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Proposed Rule

Approval and Promulgation of Implementation Plans; Kentucky; Stage II Requirements for the Hertz Corporation Facility at Cincinnati/Northern Kentucky International Airport in Boone County

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AGENCY:

Environmental Protection Agency (EPA).

ACTION:

Proposed rule.

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SUMMARY:

The Environmental Protection Agency (EPA) is proposing to approve a source-specific State Implementation Plan (SIP) revision submitted to EPA by the Commonwealth of Kentucky, through the Kentucky Division for Air Quality (KDAQ) on January 17, 2014, for the purpose of exempting a Hertz Corporation facility from the Clean Air Act (CAA or Act) Stage II vapor control requirements. The subject Hertz Corporation facility is currently being constructed at the Cincinnati/Northern Kentucky International Airport in Boone County, Kentucky. EPA's proposed approval of this revision to Kentucky's SIP is based on rationale contained in the December 12, 2006 EPA policy memorandum from Stephen D. Page, entitled “Removal of Stage II Vapor Recovery in Situations Where Widespread Use of Onboard Refueling Vapor Recovery is Demonstrated.” This action is being proposed pursuant to the CAA.

DATES:

Comments must be received on or before March 17, 2014.

ADDRESSES:

Submit your comments, identified by Docket ID No. EPA-R04-OAR-2013-0794 by one of the following methods:

1. www.regulations.gov: Follow the on-line instructions for submitting comments.

2. Email: R4-RDS@epa.gov.

3. Fax: (404) 562-9019.

4. Mail: EPA-R04-OAR-2013-0794, Regulatory Development Section, Air Planning Branch, Air, Pesticides and Toxics Management Division, U.S. Environmental Protection Agency, Region 4, 61 Forsyth Street SW., Atlanta, Georgia 30303-8960.

5. Hand Delivery or Courier: Lynorae Benjamin, Chief, Regulatory Development Section, Air Planning Branch, Air, Pesticides and Toxics Management Division, U.S. Environmental Protection Agency, Region 4, 61 Forsyth Street SW., Atlanta, Georgia 30303-8960. Such deliveries are only accepted during the Regional Office's normal hours of operation. The Regional Office's official hours of business are Monday through Friday, 8:30 a.m. to 4:30 p.m., excluding federal holidays.

Instructions: Direct your comments to Docket ID No. “EPA-R04-OAR-2013-0794.” EPA's policy is that all comments received will be included in the public docket without change and may be made available online at www.regulations.gov, including any personal information provided, unless the comment includes information claimed to be Confidential Business Information (CBI) or other information whose disclosure is restricted by statute. Do not submit through www.regulations.gov or email, information that you consider to be CBI or otherwise protected. The www.regulations.gov Web site is an “anonymous access” system, which means EPA will not know your identity or contact information unless you provide it in the body of your comment. If you send an email comment directly to EPA without going through www.regulations.gov, your email address will be automatically captured and included as part of the comment that is placed in the public docket and made available on the Internet. If you submit an electronic comment, EPA recommends that you include your name and other contact information in the body of your comment and with any disk or CD-ROM you submit. If EPA cannot read your comment due to technical difficulties and cannot contact you for clarification, EPA may not be able to consider your comment. Electronic files should avoid the use of special characters, any form of encryption, and be free of any defects or viruses. For additional information about EPA's public docket visit the EPA Docket Center homepage at http://www.epa.gov/​epahome/​dockets.htm.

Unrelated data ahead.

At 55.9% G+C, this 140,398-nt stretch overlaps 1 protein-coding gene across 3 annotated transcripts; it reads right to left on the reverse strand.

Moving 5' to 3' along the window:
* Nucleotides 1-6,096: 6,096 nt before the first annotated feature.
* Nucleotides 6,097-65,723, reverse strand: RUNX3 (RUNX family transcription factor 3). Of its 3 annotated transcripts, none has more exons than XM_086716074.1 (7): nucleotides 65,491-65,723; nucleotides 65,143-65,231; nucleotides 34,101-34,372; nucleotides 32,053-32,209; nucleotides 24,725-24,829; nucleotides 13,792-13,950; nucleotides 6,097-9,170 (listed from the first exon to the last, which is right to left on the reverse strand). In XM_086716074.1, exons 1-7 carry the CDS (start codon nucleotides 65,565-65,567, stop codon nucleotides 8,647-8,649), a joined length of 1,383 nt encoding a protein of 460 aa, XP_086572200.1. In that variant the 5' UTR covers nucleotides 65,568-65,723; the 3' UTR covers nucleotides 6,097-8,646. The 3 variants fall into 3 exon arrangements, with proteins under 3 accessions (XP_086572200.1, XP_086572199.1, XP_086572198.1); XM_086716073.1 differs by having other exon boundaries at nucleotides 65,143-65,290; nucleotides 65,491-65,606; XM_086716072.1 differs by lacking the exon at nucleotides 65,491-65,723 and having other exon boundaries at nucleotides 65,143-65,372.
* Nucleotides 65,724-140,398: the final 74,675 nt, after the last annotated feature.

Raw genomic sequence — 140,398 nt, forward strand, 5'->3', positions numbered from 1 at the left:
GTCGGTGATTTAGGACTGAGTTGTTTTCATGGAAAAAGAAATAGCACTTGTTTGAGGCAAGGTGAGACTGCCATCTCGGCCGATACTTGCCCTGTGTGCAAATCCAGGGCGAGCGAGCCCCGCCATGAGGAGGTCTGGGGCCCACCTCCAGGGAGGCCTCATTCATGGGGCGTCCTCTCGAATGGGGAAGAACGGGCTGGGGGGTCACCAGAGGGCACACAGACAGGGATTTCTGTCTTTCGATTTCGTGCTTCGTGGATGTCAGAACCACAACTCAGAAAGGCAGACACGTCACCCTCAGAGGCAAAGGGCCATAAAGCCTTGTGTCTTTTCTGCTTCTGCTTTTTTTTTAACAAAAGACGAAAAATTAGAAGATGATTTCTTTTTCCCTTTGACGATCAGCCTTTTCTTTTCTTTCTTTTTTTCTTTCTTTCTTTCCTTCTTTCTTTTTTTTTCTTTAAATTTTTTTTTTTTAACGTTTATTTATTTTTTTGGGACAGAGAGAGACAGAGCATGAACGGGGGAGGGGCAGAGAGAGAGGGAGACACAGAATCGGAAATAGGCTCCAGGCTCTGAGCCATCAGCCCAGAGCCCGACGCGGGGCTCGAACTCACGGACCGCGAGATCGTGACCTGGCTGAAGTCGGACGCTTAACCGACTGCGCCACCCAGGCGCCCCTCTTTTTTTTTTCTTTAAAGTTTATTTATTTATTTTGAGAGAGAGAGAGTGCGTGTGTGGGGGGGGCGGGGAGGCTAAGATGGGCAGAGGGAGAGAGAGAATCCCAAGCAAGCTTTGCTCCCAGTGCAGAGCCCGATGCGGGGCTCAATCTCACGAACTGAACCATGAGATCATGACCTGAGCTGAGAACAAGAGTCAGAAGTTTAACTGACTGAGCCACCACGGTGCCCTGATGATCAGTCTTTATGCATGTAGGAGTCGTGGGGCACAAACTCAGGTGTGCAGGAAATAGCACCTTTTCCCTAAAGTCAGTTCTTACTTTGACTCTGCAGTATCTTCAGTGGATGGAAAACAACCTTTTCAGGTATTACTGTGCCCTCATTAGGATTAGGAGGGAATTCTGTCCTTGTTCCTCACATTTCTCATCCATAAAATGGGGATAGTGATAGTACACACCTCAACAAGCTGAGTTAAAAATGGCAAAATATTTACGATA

Docket: All documents in the electronic docket are listed in the www.regulations.gov index. Although listed in the index, some information is not publicly available, i.e., CBI or other information whose disclosure is restricted by statute. Certain other material, such as copyrighted material, is not placed on the Internet and will be publicly available only in hard copy form. Publicly available docket materials are available either electronically in www.regulations.gov or in hard copy at the Regulatory Development Section, Air Planning Branch, Air, Pesticides and Toxics Management Division, U.S. Environmental Protection Agency, Region 4, 61 Forsyth Street SW., Atlanta, Georgia 30303-8960. EPA requests that if at all possible, you contact the person listed in the FOR FURTHER INFORMATION CONTACT section to schedule your inspection. The Regional Office's official hours of business are Monday through Friday, 8:30 to 4:30, excluding federal holidays.

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FOR FURTHER INFORMATION CONTACT:

For information regarding this source specific SIP revision, contact Ms. Kelly Sheckler, Air Quality Modeling and Transportation Section, Air Planning Branch, Air, Pesticides and Toxics Management Division, U.S. Environmental Protection Agency, Region 4, 61 Forsyth Street SW., Atlanta, Georgia 30303-8960. Ms. Sheckler's telephone number is (404) 562-9222; email address: sheckler.kelly@epa.gov.